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Diagnostic voyeurism

Tuesday, February 1, 2011 - 01:00
Most scopes today have the capacity to record several minutes or even hours on one screen, then allow the user to zoom in on the trace to see more detail.

Diagnosing drivability issues often starts with a check for diagnostic trouble codes (DTCs) and, if available, a review of any stored freeze frame information. This info is a snapshot the engine control module (ECM) took of the conditions present at the time of failure. What we don't know, however, is whether the car was being operated in a steady state just before the fault or if it was accelerating or decelerating at the time. It does give us a place to start, though.

With that information in hand, the next step might be a test drive of the car in an attempt to duplicate those same conditions. We call in the recording and/or graphing functions of the scan tool (if it has them) to track operating parameters before, during and after the problem. Instead of a snapshot, we now have a movie that we can review frame by frame looking for the problem's cause. The drawback here is in the time it takes to refresh the recorded data. The more parameter identifiers (PIDs) we want to monitor, the longer the delay in their updates, and the more likely we may be of missing the problem entirely.

If that's the case, there is another option: the digital storage oscilloscope, or DSO. Think of the DSO as a high-end slow motion video camera recording at 2,000 frames per second (fps) versus a more typical digital camera recording at 30 fps. The DSO will catch and display glitches that the scan tool might miss.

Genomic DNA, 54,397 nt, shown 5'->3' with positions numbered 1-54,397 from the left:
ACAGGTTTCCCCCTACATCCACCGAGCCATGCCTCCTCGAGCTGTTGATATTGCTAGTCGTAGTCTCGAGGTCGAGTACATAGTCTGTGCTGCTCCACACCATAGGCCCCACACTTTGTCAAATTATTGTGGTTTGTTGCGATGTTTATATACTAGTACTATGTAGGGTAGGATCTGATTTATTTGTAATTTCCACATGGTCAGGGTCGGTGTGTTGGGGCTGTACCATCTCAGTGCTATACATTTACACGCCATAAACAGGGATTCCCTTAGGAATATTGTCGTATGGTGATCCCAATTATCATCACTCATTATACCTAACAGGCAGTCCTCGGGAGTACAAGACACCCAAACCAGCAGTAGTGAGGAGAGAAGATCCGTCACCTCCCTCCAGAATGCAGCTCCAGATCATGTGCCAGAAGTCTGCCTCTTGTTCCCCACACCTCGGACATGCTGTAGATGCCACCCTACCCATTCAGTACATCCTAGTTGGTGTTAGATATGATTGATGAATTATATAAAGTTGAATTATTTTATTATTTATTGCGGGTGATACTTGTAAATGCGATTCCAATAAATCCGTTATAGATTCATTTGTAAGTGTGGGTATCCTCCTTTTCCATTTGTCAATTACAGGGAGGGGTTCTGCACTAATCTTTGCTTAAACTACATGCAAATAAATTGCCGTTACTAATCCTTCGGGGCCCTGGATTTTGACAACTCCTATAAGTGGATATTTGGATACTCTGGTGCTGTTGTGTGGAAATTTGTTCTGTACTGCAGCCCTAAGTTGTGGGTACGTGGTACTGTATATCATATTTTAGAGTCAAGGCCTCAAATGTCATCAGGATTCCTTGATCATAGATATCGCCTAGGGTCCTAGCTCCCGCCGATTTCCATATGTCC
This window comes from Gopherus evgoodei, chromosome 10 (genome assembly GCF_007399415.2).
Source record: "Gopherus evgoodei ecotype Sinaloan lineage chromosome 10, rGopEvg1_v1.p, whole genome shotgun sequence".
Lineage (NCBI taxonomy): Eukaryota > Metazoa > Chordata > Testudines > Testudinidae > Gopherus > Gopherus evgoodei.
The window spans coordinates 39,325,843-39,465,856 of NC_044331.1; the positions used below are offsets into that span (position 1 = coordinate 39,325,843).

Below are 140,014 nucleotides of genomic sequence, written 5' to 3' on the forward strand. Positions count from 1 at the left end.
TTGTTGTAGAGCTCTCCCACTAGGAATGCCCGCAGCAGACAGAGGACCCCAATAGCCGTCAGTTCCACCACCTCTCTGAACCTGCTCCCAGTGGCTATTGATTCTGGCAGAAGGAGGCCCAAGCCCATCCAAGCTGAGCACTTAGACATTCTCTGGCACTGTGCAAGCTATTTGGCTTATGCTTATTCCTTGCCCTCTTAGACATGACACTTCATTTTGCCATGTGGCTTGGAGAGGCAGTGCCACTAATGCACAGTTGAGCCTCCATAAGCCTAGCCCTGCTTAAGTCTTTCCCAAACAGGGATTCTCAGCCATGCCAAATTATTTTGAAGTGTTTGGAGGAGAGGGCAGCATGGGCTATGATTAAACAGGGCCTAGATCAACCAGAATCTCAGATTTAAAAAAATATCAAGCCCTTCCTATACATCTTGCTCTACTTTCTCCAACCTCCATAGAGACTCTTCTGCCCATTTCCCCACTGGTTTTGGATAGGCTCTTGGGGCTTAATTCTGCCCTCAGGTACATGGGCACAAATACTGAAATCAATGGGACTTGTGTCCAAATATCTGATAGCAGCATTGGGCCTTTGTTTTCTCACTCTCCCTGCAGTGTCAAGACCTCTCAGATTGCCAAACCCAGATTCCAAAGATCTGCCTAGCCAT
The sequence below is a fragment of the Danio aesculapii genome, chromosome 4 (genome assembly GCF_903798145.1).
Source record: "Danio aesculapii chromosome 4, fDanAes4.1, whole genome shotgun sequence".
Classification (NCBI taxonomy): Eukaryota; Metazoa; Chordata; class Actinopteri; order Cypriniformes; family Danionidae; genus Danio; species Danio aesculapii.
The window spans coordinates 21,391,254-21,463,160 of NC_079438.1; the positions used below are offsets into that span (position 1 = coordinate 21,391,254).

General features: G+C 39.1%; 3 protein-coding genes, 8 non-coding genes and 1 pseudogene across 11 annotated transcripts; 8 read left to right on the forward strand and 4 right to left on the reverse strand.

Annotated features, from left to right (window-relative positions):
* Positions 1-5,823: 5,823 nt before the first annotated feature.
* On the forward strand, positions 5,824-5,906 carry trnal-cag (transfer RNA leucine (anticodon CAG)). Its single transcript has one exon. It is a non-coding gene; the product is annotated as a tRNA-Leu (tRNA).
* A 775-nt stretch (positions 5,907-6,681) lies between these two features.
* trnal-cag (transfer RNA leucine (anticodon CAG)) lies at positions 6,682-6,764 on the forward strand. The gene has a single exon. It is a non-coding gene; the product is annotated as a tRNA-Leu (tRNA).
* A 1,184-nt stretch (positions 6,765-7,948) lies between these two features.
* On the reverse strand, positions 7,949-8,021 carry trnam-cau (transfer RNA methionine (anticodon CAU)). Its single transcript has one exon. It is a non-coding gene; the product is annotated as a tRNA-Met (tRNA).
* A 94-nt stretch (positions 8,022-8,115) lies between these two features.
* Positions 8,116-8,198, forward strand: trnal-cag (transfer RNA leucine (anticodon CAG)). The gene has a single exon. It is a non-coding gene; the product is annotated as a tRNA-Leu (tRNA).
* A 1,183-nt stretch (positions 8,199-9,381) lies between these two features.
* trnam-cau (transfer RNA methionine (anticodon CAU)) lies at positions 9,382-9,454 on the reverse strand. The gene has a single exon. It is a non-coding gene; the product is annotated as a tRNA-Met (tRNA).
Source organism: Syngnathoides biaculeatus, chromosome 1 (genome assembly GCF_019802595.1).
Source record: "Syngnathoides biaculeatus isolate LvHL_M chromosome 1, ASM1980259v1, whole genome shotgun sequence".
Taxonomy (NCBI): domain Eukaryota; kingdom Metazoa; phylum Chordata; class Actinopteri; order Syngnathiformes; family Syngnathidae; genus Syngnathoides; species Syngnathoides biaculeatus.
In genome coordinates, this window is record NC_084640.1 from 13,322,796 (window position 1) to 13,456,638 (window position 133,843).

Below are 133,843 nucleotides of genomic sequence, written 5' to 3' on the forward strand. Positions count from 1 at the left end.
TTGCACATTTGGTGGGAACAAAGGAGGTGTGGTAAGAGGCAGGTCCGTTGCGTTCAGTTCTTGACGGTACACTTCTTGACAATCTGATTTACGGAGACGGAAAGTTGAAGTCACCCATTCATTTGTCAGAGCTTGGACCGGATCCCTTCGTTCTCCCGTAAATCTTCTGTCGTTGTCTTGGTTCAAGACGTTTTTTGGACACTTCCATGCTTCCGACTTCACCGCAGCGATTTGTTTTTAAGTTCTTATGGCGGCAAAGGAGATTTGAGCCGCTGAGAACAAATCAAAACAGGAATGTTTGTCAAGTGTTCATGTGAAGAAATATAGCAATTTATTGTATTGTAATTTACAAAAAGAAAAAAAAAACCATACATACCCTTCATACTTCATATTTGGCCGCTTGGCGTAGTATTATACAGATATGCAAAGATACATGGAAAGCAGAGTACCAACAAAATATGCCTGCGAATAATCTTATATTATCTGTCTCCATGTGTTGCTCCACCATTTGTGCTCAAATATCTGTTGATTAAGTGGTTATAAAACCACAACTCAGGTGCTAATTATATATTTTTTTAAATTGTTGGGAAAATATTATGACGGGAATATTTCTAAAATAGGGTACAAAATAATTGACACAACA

This cam/crank sensor capture shows the synch between the sensors, and the electrical health of the signals.

Coupled with a little imagination and a few accessories, a scope also can be used to test almost anything on the car. It can do it faster and more efficiently than using more traditional testing methods. Here are a few examples of how a scope can speed up and enhance your diagnostic process.

A Voltmeter Video Recorder
A scope is a voltmeter that traces voltage over time. This allows the user to display a moving image of whatever he is monitoring on the DSO's screen. Most DSOs today have the ability to store multiple screens, providing even more diagnostic power by allowing the user to capture the fault in the DSO’s memory and then reviewing the information to isolate the culprit. Any voltage input or output from the ECM can be monitored using a scope.

By monitoring key inputs/outputs on this Stratus secondary air injection system, I could test the system in operation, even though it only lasted a few seconds. The pump was on but no flow was being reported by the MAF sensor.

A common example is tracing the patterns produced by engine management sensors like the throttle position sensor (TPS). A scan tool reports only what the ECM is seeing or doing. If the sensor information is inaccurate, the problem still remains as to why it's inaccurate. Is it the sensor, the ECM or the wiring in between? Is the problem consistent or varying? It might be a result of electrical interference from the charging or ignition systems, or even be caused by a totally unrelated system. A scope will show you exactly what's happening and provide quick direction in locating the fault.

 

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